That being said.
This is an absolutely great knife scaled up from an equally great pattern from a great company with an added twist.
I came across this knife quite accidentally. I was looking for an Old Timer (One of Schrade's lineups) that was similar to the first one my Father purchased for me. My first knife. Quite accidentally I decided to look at a few of the vintage and antique stores in my town. I was strictly window shopping, but one of the women working there offered to open the knife cabinet for me. I spotted this beauty and was struck with in how good condition it was. No wobble, no corrosion. It's from Schrade's "Uncle Henry" lineup. This particular lineup featured a stainless steel which no doubt was the reason for the good quality it was in. It was essentially brand new. At the time I was looking for an every day carry traditional knife. I thought I found it. Emphasis on thought.
Upon the typical inspection of the tang stamp (i.e. The mark on the base of the main blade of knives) I found something curious.
Unusual and rare. The XX denoted that for some reason this particular knife did not pass quality control and inspection. This could be for any number of reasons. Accidentally putting one blade in the wrong spot or even something cosmetic. It's very rare to find these outside of someone who works in a knife factory or who at least lived near the factory. Usually these knives were given to employees, sold to them or sold in the local area as "factory seconds." So what was going to be an EDC knife quickly turned into a collection piece. Unique knives are much like stamps or coins that the mint or printer accidentally printed backwards. A rarity among rarities.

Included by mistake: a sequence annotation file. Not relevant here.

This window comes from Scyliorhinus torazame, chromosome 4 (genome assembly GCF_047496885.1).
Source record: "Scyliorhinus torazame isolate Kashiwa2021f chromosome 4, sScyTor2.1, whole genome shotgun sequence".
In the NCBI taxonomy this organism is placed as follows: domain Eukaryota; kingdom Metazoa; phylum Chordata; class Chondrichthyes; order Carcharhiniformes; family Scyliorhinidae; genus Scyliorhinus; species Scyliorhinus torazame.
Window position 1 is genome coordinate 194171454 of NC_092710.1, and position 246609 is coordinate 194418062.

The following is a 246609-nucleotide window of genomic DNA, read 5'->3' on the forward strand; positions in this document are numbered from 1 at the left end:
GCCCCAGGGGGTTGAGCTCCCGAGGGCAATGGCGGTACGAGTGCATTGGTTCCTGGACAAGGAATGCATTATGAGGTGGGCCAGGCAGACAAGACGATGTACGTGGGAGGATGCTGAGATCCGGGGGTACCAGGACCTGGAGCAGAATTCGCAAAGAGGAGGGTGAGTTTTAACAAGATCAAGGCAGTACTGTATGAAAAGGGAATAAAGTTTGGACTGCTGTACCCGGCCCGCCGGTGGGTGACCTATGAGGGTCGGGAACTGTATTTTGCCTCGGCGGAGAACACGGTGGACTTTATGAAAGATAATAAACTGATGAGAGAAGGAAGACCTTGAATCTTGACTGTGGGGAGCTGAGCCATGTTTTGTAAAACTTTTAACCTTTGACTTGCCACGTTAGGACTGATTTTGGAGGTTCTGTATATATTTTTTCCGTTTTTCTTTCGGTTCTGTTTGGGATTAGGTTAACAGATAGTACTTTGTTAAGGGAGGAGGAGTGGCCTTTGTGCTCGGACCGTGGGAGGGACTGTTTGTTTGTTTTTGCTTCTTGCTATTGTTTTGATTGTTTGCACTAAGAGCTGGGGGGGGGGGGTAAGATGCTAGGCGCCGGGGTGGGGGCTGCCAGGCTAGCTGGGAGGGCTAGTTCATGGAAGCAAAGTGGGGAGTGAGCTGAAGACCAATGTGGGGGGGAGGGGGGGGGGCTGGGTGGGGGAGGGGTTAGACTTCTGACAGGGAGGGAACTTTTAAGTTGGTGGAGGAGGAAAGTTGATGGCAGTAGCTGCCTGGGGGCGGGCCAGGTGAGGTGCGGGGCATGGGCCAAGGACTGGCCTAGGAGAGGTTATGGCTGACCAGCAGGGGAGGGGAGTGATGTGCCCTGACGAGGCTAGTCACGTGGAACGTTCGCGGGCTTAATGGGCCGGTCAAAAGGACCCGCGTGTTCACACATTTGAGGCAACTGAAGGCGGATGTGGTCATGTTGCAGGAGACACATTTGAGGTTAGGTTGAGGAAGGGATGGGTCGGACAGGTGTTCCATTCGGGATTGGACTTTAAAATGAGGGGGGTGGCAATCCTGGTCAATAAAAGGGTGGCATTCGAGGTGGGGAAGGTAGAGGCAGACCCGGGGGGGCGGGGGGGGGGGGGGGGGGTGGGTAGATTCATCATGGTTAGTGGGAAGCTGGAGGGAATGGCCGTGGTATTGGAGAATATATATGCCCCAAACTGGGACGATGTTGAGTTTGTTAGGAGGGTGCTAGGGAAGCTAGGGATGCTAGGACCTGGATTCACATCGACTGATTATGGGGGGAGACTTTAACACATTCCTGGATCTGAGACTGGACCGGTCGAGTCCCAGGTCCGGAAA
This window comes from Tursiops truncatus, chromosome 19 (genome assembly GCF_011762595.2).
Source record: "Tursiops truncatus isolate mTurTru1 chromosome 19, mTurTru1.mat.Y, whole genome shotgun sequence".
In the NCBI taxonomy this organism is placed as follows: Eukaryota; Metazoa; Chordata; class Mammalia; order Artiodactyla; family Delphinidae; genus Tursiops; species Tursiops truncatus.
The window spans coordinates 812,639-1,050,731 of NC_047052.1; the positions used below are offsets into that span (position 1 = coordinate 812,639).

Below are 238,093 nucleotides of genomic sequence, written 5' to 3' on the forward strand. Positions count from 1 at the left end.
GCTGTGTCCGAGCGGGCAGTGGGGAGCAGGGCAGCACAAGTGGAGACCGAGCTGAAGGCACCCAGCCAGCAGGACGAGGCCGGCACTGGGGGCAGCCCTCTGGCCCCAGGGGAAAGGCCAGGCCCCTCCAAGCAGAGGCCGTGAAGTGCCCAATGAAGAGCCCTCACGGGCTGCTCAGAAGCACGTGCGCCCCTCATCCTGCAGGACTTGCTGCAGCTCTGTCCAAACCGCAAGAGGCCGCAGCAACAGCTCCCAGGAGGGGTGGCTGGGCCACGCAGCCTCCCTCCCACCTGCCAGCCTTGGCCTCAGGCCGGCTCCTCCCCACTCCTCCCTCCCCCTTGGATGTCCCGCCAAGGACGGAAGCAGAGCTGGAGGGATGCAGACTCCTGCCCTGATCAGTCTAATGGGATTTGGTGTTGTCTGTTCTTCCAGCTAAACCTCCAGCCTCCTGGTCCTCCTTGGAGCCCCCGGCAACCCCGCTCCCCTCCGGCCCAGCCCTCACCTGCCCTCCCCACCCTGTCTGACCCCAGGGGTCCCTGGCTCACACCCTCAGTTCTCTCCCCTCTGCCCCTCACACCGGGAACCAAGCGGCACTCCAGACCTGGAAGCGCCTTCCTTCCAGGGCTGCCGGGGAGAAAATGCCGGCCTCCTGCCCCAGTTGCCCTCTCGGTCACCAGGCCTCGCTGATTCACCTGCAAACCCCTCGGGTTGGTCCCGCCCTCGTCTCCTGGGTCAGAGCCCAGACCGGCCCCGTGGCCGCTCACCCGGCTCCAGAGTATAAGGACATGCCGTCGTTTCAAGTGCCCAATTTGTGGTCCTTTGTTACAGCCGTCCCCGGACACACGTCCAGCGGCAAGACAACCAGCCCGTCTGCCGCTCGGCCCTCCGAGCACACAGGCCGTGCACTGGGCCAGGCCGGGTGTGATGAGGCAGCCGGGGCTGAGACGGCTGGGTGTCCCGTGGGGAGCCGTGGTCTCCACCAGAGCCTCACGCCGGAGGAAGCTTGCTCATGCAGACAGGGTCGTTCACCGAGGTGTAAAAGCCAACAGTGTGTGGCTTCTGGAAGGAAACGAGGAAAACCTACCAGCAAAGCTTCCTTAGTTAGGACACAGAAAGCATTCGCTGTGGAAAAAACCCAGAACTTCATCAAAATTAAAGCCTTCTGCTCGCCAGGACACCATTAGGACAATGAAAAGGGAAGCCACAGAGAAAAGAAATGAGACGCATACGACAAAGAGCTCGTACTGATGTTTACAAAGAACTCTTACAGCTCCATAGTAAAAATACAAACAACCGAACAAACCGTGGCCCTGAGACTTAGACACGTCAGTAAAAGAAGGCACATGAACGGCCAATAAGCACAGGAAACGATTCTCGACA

Fortunately for me I have two other 885UH's (UH standing for Uncle Henry) in my junk drawer. They're from the mid to late 1970's. Except for the blades having been sharpened down into toothpick width by their previous owner(s) I was able to judge what was quality control normal. As best as I can tell there is nothing wrong with this knife. Curiously one scale is a little more "topographical" and textured than it should be. That quite possibly could be the reason it didn't pass QC checks. Considering Schrade, and other knife makers strict quality control levels, it's not an unexpected reason why it didn't pass spec.
The question people might be asking is; What time frame is this from? Hard to say. Schrade used the same tang stamp style from about 1975 to 2004. But 2004 was largely dedicated to "Last Run" marked knives. So we can narrow that range down to 1975 to 2003. Given the quality and lack of use it is in doesn't help narrow that timeframe down very much. Conservatively speaking probably mid 1990's. But you never know.
The more curious question is how did an XX'd Schrade get all the way down South? Curiouser and curiouser to be sure. How much is it worth? Beats me. I'm sure I didn't pay what it is really worth, though.